William Poole - Examination; 24 August, 1652

Examination on the Interrogatories of David Kirke, in Baltimore vs. D. Kirke.

Maryland Historical Society, Calvert Papers, 174/200.
Published in Louis D. Scisco, "Testimony Taken at Newfoundland in 1652", Canadian Historical Review 9 (1928) 239-251, see 246. Revised by P.E. Pope.

The answer of William Poole, inhabitant of Renews, to his examination upon the Interrogatories ministered on the part and behalf of Sir David Kirke, Tuesday August the 24th, 1652.

1 To the first [re the personal bias of the witness], he answers that he came to be examined by order of the Commissioners and hath no share neither interest in business but disclaims all in both parties, for he doth not think that he shall get a farthing by either of them. But if it did lay in his power for the victory, he would rather give it to Sir David Kirke, by reason Sir David is a Protestant and my Lord of Baltimore [Sir George Calvert] a Papist [Roman Catholic]. And for his depositions he expects to get nothing by either of them.

2 To the second [re previous coaching of the witness], he answers that be had no knowledge of it by any one, neither was he taught what to say. But he says he had a suit against Sir David [Sir David Kirke] if he could meet him.

3 To the third [re extent of personal knowledge of the Calvert business], he answers that he was here then in '38 [1638], but never saw the [second] Lord of Baltimore [Cecil Calvert] here. And he believes he had the authority of his father. As for goods here, [there] was none in the house but some few old things as an old table board, and an old chair, and an old boat, and such like goods.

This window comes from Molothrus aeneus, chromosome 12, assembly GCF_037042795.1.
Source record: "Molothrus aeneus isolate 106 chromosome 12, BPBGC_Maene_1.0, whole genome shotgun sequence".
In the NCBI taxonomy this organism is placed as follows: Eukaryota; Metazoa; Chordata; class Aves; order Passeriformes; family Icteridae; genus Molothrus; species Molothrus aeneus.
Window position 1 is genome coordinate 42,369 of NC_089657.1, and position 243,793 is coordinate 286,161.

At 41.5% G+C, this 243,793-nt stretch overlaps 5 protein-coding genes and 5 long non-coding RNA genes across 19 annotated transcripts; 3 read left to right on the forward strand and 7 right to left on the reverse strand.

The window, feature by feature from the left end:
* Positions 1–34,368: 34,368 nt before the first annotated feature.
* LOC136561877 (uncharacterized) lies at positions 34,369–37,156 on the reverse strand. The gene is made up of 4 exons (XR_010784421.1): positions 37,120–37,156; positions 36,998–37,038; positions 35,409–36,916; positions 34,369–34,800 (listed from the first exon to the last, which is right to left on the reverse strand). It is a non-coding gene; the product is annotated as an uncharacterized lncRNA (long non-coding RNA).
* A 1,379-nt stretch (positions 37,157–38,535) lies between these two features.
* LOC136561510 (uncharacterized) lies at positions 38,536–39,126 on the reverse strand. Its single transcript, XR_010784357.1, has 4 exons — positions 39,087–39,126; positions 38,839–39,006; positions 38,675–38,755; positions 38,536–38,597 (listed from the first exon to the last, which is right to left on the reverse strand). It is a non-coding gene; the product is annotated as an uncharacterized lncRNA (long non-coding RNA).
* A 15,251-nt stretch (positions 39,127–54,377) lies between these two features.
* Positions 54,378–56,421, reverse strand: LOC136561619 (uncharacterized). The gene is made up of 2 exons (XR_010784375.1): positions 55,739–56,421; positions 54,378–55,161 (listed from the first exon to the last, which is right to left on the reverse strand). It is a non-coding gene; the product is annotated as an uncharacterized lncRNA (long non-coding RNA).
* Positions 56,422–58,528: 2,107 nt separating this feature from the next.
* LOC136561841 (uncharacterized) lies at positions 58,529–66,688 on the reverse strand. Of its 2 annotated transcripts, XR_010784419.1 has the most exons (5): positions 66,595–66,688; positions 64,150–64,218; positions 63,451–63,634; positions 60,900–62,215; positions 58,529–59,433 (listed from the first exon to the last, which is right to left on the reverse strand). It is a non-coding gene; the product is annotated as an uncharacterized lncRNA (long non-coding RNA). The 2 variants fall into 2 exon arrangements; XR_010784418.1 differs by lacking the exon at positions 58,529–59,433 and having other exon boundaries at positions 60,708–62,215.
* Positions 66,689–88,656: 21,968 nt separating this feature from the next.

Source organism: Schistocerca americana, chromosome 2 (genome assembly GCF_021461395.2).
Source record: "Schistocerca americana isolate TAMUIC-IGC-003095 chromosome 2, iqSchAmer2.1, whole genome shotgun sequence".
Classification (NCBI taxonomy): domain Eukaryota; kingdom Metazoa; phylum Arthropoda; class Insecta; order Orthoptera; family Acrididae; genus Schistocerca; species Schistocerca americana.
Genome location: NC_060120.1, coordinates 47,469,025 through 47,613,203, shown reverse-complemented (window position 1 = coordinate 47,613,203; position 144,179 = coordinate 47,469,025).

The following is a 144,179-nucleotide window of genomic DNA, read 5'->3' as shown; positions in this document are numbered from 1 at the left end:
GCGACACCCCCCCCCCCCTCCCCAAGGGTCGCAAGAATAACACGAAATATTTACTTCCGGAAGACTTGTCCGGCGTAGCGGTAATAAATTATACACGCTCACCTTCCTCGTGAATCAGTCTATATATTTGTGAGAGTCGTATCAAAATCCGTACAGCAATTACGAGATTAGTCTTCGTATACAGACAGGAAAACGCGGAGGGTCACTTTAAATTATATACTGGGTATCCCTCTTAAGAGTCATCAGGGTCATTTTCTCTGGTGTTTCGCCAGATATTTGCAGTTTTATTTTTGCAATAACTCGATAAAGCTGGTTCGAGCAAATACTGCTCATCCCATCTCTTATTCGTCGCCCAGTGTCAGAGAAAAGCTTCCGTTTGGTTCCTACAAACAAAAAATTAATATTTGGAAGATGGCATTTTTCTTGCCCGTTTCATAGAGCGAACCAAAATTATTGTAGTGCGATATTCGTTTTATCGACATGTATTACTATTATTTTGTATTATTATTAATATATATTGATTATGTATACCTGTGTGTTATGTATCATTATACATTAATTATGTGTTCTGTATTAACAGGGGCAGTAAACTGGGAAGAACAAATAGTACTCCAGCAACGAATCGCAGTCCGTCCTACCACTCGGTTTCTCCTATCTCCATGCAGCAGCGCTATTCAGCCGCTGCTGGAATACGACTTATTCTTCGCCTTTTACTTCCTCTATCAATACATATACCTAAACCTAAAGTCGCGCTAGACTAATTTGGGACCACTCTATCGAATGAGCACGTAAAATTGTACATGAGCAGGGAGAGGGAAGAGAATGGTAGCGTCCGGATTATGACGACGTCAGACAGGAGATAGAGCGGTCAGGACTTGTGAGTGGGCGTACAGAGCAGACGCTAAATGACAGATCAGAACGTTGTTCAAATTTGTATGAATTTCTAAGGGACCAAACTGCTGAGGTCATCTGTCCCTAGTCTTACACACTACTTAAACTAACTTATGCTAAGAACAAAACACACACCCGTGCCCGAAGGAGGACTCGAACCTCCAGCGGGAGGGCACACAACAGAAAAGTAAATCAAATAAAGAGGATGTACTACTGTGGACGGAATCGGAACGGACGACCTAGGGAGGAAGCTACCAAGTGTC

4 To the fourth [re personal knowledge of the use of Calvert properties] he answers that he was here [when] Sir David Kirke arrived in the Land [Newfoundland] but, for my Lord of Baltimore, he never saw him then, nor at no time else. And as for any goods that is expressed should be taken from the Lord of Baltimore by Sir David Kirke he knows of none but only one old boat, as for the goods expressed. It was perished; but what value he knows not.

5 To the fifth article [re personal knowledge of Calvert's patent and of receipts from Kirke's imposition] he answers that he saw the old Lord Baltimore's patent, but for the young Lord he never [did] see [it]. He hath also seen Sir David Kirke receive imposition himself in person and also other men, as agents for Sir David, having his order, [the imposition] being from the French. But what value it did amount to he knows not. And he cannot say but that it was done in behalf and for the use of the Lords Proprietors.

The mark X of William Poole.